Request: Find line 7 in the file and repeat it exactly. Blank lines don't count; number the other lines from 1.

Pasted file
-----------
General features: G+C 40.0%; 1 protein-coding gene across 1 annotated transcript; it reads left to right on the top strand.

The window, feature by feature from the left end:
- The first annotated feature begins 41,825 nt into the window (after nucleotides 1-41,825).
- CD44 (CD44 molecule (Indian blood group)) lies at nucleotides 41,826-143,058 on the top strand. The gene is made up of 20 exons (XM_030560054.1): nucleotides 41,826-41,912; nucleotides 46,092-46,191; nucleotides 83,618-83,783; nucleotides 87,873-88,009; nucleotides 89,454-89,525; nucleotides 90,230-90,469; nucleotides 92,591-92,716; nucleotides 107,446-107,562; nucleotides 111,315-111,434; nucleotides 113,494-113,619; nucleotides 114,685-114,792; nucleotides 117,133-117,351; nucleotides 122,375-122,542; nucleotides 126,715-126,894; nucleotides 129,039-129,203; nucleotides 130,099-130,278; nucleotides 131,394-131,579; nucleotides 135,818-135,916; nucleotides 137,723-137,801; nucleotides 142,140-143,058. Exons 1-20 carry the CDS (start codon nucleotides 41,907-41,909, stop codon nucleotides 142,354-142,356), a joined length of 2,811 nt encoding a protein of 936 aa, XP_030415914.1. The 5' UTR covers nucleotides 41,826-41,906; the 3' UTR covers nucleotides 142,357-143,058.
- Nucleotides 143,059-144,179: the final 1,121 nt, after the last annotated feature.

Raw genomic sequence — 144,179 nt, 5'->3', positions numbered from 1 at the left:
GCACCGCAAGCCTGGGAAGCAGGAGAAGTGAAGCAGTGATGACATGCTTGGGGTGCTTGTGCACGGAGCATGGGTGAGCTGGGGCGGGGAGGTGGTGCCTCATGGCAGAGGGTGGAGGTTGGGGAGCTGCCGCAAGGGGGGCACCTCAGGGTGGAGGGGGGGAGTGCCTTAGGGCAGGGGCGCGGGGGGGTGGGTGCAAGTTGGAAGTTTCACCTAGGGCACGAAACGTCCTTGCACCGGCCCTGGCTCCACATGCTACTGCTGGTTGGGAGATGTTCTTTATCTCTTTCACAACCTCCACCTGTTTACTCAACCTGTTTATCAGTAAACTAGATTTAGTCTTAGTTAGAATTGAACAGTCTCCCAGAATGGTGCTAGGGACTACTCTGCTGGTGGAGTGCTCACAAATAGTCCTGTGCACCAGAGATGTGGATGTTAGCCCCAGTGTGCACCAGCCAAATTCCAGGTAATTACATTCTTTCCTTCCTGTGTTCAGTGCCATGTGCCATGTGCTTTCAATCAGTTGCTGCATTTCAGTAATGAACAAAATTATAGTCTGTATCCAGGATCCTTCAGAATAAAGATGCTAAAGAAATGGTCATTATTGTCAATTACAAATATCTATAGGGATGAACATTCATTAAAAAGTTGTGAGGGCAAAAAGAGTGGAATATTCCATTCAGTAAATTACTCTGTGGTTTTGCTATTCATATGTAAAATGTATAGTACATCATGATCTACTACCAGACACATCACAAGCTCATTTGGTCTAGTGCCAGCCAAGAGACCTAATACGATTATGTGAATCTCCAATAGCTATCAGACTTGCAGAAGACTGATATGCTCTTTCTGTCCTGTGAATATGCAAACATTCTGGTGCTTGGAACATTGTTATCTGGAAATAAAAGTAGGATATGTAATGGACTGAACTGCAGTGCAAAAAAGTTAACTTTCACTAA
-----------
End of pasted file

GCACCGCAAGCCTGGGAAGCAGGAGAAGTGAAGCAGTGATGACATGCTTGGGGTGCTTGTGCACGGAGCATGGGTGAGCTGGGGCGGGGAGGTGGTGCCTCATGGCAGAGGGTGGAGGTTGGGGAGCTGCCGCAAGGGGGGCACCTCAGGGTGGAGGGGGGGAGTGCCTTAGGGCAGGGGCGCGGGGGGGTGGGTGCAAGTTGGAAGTTTCACCTAGGGCACGAAACGTCCTTGCACCGGCCCTGGCTCCACATGCTACTGCTGGTTGGGAGATGTTCTTTATCTCTTTCACAACCTCCACCTGTTTACTCAACCTGTTTATCAGTAAACTAGATTTAGTCTTAGTTAGAATTGAACAGTCTCCCAGAATGGTGCTAGGGACTACTCTGCTGGTGGAGTGCTCACAAATAGTCCTGTGCACCAGAGATGTGGATGTTAGCCCCAGTGTGCACCAGCCAAATTCCAGGTAATTACATTCTTTCCTTCCTGTGTTCAGTGCCATGTGCCATGTGCTTTCAATCAGTTGCTGCATTTCAGTAATGAACAAAATTATAGTCTGTATCCAGGATCCTTCAGAATAAAGATGCTAAAGAAATGGTCATTATTGTCAATTACAAATATCTATAGGGATGAACATTCATTAAAAAGTTGTGAGGGCAAAAAGAGTGGAATATTCCATTCAGTAAATTACTCTGTGGTTTTGCTATTCATATGTAAAATGTATAGTACATCATGATCTACTACCAGACACATCACAAGCTCATTTGGTCTAGTGCCAGCCAAGAGACCTAATACGATTATGTGAATCTCCAATAGCTATCAGACTTGCAGAAGACTGATATGCTCTTTCTGTCCTGTGAATATGCAAACATTCTGGTGCTTGGAACATTGTTATCTGGAAATAAAAGTAGGATATGTAATGGACTGAACTGCAGTGCAAAAAAGTTAACTTTCACTAA